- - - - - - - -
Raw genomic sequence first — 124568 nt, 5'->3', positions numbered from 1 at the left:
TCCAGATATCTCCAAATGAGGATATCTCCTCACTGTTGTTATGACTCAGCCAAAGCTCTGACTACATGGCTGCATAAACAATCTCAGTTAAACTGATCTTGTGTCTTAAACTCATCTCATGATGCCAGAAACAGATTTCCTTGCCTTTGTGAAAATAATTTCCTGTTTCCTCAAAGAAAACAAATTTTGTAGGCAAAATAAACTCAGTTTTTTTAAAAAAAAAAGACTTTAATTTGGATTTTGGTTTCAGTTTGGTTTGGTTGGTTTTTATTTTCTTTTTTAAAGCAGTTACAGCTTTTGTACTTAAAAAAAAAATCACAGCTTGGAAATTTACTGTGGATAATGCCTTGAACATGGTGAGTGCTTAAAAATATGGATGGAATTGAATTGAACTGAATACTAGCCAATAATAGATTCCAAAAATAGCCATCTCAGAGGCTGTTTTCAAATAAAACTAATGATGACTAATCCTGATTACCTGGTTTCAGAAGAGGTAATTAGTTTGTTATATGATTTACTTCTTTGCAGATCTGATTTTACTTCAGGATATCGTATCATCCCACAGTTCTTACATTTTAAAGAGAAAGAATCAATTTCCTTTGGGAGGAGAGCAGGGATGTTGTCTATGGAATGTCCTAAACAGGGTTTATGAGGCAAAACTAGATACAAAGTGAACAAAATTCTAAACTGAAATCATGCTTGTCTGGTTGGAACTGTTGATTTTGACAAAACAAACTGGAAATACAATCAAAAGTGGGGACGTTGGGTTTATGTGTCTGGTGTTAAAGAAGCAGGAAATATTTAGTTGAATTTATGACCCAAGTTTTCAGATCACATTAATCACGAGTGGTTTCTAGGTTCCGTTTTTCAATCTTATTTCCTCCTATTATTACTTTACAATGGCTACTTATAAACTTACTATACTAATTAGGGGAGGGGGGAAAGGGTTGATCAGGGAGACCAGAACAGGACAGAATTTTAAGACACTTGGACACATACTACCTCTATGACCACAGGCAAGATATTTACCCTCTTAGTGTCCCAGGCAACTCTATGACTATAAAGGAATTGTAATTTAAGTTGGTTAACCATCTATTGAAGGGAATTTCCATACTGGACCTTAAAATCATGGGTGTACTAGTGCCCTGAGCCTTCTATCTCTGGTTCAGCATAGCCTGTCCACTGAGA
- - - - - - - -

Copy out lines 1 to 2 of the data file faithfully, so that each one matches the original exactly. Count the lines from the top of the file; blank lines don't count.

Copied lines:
Raw genomic sequence first — 124568 nt, 5'->3', positions numbered from 1 at the left:
TCCAGATATCTCCAAATGAGGATATCTCCTCACTGTTGTTATGACTCAGCCAAAGCTCTGACTACATGGCTGCATAAACAATCTCAGTTAAACTGATCTTGTGTCTTAAACTCATCTCATGATGCCAGAAACAGATTTCCTTGCCTTTGTGAAAATAATTTCCTGTTTCCTCAAAGAAAACAAATTTTGTAGGCAAAATAAACTCAGTTTTTTTAAAAAAAAAAGACTTTAATTTGGATTTTGGTTTCAGTTTGGTTTGGTTGGTTTTTATTTTCTTTTTTAAAGCAGTTACAGCTTTTGTACTTAAAAAAAAAATCACAGCTTGGAAATTTACTGTGGATAATGCCTTGAACATGGTGAGTGCTTAAAAATATGGATGGAATTGAATTGAACTGAATACTAGCCAATAATAGATTCCAAAAATAGCCATCTCAGAGGCTGTTTTCAAATAAAACTAATGATGACTAATCCTGATTACCTGGTTTCAGAAGAGGTAATTAGTTTGTTATATGATTTACTTCTTTGCAGATCTGATTTTACTTCAGGATATCGTATCATCCCACAGTTCTTACATTTTAAAGAGAAAGAATCAATTTCCTTTGGGAGGAGAGCAGGGATGTTGTCTATGGAATGTCCTAAACAGGGTTTATGAGGCAAAACTAGATACAAAGTGAACAAAATTCTAAACTGAAATCATGCTTGTCTGGTTGGAACTGTTGATTTTGACAAAACAAACTGGAAATACAATCAAAAGTGGGGACGTTGGGTTTATGTGTCTGGTGTTAAAGAAGCAGGAAATATTTAGTTGAATTTATGACCCAAGTTTTCAGATCACATTAATCACGAGTGGTTTCTAGGTTCCGTTTTTCAATCTTATTTCCTCCTATTATTACTTTACAATGGCTACTTATAAACTTACTATACTAATTAGGGGAGGGGGGAAAGGGTTGATCAGGGAGACCAGAACAGGACAGAATTTTAAGACACTTGGACACATACTACCTCTATGACCACAGGCAAGATATTTACCCTCTTAGTGTCCCAGGCAACTCTATGACTATAAAGGAATTGTAATTTAAGTTGGTTAACCATCTATTGAAGGGAATTTCCATACTGGACCTTAAAATCATGGGTGTACTAGTGCCCTGAGCCTTCTATCTCTGGTTCAGCATAGCCTGTCCACTGAGA